Soul Cycle’s in-home spinning bikes have just become available to pre-order as of today. Fans will be able to access virtual classes via Equinox Media’s Variis platform. But the question is, why are premium fitness studios joining the in-home fitness streaming trend, and what space does is this burgeoning channel likely to hold in the lives of fitness fanatics?
I’ve been through many phases of exercise (cheap gym, expensive gym, no gym), but the thing I’ve always loved is the feeling of being in a great class, with a great instructor. Whether it’s cardio, weights, dance or yoga, instructors make or break studio fitness experiences – it doesn’t matter if you’ve got a Dyson hair dryer and Bumble&Bumble shampoo, if your instructor is rubbish, it counts for nothing. That’s why I’ve totally shocked myself in last 6 months by not only being completely converted to digital studios in gyms, but now I’ve also signed up to a virtual yoga studio.
In-home digital fitness is nothing new. Jane Fonda and Rosemary Connelly did it for cardio; Geri Haliwell did it for yoga (strange, but true). If our parents saw us rolling out mats and picking up weights in the living room, they’d barely raise an eyebrow. And then there’s YouTube – if you’re looking for infinite access to free workouts targeting muscles you didn’t even know you had, then look no further. So how are the likes of FIIT, AloYoga, Peloton and now Soul Cycle managing to cut through?
They’re certainly delivering on some of the things a gym can’t. You can choose exactly when to do your workout; you can take it with you on holidays and work trips (except for the spinning bikes…) and there’s no time wasted commuting to and from the studio. But with so many people now seeing premium gym classes, not just as an acceptable, but a desirable pass time (barbell birthday parties, anyone?), I would argue in-home videos simply can’t compete. Even the most sophisticated fitness tech in the world won’t give you that one to one support offered by the best instructor.
What these fitness streaming apps are appealing to is our ever-stronger digital socialisation and desire for convenience (as well as the part of our IRL selves who want to go to the gym without going to the gym). The chances are those who are into fitness already follow their favourite teachers, brands and personalities on Instagram, Twitter, and YouTube and so are already invested in the digital relationship. This could be the answer for those individuals wanting more contact with the people they aspire to. So if a brand can can get a number of influencers to deliver exclusive content and support their platform, that’s a compelling offer complete with a ready-made following. By the same token, Equinox Media’s Variis combines the digital offering of a number of exclusive gyms that most people don’t get to experience. Our digital self is already comfortable with digital communities and these platforms are just an extension, providing members with that familiarity and sense of belonging, as well as ‘exclusive’ content.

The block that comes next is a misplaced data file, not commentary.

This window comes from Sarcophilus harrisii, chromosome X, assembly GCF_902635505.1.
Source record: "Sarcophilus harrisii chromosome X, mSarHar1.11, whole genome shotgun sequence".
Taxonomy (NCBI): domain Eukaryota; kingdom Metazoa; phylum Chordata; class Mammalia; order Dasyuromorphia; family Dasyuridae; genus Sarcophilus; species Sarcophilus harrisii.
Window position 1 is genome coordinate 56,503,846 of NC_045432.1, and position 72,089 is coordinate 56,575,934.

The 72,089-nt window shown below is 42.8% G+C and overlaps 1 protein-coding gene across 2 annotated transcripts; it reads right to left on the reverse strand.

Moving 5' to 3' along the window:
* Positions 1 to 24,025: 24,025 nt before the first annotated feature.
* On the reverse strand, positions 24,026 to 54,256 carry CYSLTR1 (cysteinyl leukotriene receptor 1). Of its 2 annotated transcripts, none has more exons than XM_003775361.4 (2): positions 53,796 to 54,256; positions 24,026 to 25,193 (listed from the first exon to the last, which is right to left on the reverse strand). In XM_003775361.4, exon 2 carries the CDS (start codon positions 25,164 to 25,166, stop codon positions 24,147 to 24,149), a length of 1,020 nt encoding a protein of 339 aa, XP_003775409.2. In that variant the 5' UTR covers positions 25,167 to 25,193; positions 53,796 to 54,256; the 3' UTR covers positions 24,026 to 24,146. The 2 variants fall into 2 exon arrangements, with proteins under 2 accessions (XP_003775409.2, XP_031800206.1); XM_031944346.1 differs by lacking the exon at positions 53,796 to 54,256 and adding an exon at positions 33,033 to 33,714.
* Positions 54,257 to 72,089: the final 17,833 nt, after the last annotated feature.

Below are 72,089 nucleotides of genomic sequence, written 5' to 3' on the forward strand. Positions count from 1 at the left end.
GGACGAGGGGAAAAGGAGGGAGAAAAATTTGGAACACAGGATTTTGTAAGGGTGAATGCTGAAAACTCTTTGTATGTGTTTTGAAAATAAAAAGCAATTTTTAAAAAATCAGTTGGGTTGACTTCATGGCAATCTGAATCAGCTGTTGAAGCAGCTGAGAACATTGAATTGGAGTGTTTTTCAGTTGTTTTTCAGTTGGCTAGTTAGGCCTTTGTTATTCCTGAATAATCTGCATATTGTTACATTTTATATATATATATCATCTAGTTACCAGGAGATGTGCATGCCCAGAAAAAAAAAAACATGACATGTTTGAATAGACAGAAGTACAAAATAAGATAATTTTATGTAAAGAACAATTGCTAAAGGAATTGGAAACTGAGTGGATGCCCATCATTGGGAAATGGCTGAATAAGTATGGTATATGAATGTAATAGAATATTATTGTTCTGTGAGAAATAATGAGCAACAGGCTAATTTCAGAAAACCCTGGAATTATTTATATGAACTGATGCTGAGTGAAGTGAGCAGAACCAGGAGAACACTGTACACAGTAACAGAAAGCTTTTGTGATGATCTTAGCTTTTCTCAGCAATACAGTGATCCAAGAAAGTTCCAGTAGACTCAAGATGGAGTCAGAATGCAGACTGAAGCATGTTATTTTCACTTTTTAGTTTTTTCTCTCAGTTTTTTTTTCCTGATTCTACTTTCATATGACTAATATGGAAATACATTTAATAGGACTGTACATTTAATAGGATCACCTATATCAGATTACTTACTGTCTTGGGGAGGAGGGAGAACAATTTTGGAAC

But what’s the glue holding it all together? For one it costs a lot less and premiumness can be maintained simply by shooting videos in pristine studios with a bunch of Insta celebrities. But even with all that, not having a bricks and mortar gym to maintain means members can access an infinite number of workouts from just by the click of button. It also means brands can spend more investing in non-essential communications, like those Instagrams, blog posts and lifestyle content that catapult a brand from being ‘for people like me’ to ‘epitomising who I am and what I aspire to’. These streaming platforms are offering consumers a low-cost, on-demand and exciting option that can complement splashing out on premium in-gym experiences, which are as much about socialising and gym-tourism as they are about fitness. The question is, where will that leave the likes of Fitness First and other middle-of-the road gyms, who have a strong class offering, aren’t cheap enough to go unnoticed on your bank statement, but who don’t offer a premium enough experience to defend their position?
After jumping on a 2-week free trial with yoga online studio, Movement For Modern Life, I can’t say I’ve been disappointed. I’ve always used YouTube yoga videos from my favourite yoga social media influencers, but there’s something about the variety of celebrity-status yogis and the ability to search by theme and ‘feeling’ that transforms this into a viable alternative to a studio, rather than a cop out which YouTube sometimes felt like. You can follow courses and schedule classes into your diary: it’s far from a glorified YouTube or fitness DVD. While virtual fitness is not about to replace going to the gym for me, it does seem as though this is the start of a new way for consumers to split their fitness spend. A low-cost digital studio that allows you to splash out more on premium in-gym experiences? I can see the appeal. Let’s see how it grows.